1. AC Won’t Turn On
There can be a couple of causes why your AC equipment won’t work: an overloaded circuit breaker, wrong thermostat settings, a switched off switch or a full condensate drain pan.
Triggered Circuit Breaker
Your air conditioning won’t turn on when you have a tripped breaker.
To check if one has blown, find your home’s main electrical panel. You can locate this silver fixture on the wall in the basement, garage or closet.
- Ensure your hands and feet aren’t wet before you check the panel or breakers.
- Find the breaker labeled “AC” and ensure it’s in the “on” location. If it’s overloaded, the switch will be in the middle or “off” position.
- Quickly move the breaker back to the “on” position. If it instantaneously flips again, don’t touch it and contact us at 979-335-4262. A fuse that keeps flipping could signal your house has electrical trouble.
Inaccurate Thermostat Settings
If your thermostat isn’t telling your AC to work, it won’t activate.
The most important point is ensuring it’s switched to “cool” and not “heat.” Otherwise your air conditioner may not start running. Or you may get heated air moving from vents because the heater is running instead.
If you rely on a regular thermostat:
- Put in new batteries if the monitor is empty. If the screen is presenting garbled numbers, buy a new thermostat.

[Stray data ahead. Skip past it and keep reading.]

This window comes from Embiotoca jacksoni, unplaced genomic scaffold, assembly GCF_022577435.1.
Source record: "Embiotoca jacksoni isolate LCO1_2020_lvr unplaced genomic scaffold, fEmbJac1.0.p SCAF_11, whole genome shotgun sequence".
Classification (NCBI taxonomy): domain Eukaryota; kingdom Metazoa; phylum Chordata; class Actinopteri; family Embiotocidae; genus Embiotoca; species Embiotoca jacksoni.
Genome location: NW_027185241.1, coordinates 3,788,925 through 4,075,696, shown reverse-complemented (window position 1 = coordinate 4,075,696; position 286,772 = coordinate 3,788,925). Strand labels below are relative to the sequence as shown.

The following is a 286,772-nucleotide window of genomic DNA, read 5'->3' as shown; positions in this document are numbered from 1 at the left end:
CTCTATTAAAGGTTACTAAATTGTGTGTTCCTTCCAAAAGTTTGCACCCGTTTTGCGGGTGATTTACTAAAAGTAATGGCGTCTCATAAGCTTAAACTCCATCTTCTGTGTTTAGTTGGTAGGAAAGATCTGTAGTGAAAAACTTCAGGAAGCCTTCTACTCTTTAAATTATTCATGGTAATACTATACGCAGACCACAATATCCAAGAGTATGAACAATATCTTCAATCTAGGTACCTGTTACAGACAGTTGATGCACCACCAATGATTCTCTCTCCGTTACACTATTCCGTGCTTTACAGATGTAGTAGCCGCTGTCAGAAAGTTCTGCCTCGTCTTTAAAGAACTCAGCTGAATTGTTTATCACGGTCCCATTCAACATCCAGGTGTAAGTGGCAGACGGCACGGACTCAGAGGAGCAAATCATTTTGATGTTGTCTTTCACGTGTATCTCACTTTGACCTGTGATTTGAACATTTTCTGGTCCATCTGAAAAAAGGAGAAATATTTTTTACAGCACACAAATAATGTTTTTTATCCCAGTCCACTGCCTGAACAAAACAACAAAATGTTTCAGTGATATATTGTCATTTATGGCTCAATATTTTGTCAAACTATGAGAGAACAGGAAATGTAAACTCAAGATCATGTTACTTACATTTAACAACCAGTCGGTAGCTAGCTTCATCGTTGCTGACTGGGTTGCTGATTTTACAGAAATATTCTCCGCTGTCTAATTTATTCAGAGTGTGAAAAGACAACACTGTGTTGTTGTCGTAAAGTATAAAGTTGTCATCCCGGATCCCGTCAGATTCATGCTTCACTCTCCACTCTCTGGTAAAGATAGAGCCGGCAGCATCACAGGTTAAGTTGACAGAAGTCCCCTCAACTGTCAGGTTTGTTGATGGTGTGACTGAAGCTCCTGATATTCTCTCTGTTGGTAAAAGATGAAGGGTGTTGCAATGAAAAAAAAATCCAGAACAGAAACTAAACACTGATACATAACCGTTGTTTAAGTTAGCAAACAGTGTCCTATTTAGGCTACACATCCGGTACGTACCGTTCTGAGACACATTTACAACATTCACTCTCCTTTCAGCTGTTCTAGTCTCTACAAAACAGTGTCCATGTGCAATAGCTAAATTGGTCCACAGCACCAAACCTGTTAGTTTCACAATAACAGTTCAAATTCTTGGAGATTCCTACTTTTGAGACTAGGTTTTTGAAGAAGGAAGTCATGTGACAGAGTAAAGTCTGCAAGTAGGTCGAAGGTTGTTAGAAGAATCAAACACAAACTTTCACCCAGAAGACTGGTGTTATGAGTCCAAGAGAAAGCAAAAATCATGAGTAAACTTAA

- Ensure the correct option is on the display. If you can’t update it, cancel it by decreasing the temperature and pressing the “hold” button. This will cause your AC to run if scheduling is incorrect.
- Try setting the thermostat 5 degrees cooler than the house’s temperature. Your AC won’t cool if the thermostat is set the same as the room’s temperature.
Once your thermostat is set properly, you should begin getting cool air fast.
If you have a smart thermostat, including ones produced by Nest, Ecobee, Lux, Honeywell or Bosch, go to the manufacturer’s website for assistance. If you’re still having problems, call us at 979-335-4262 for assistance.
Your air conditioner usually has a shut-down switch near its outdoor unit. This lever is typically in a metal box hung on your residence. If your AC has recently been tuned up, the lever may have accidentally been put in the “off” location.
Clogged Condensate Drain Pan
Condensate drain pans keep the surplus liquid your AC takes out of the air. This pan is located either under or within your furnace or air handler.
When there’s an obstruction or blocked drain, water can become concentrated and prompt a safety feature to stop your system.
If your pan includes a PVC pipe or drain, you can drain the additional water with a formulated pan-cleaning tab. You can get these tabs at a home improvement or hardware store.
If your pan has a pump, find the float switch. If the mechanism is “up” and there’s water in the pan, you may need to install a new pump. Contact us at 979-335-4262 for assistance.
2. AC Blows Warm Air
If your air conditioner is going but not cooling, its airflow may be clogged. Or it might not have adequate refrigerant.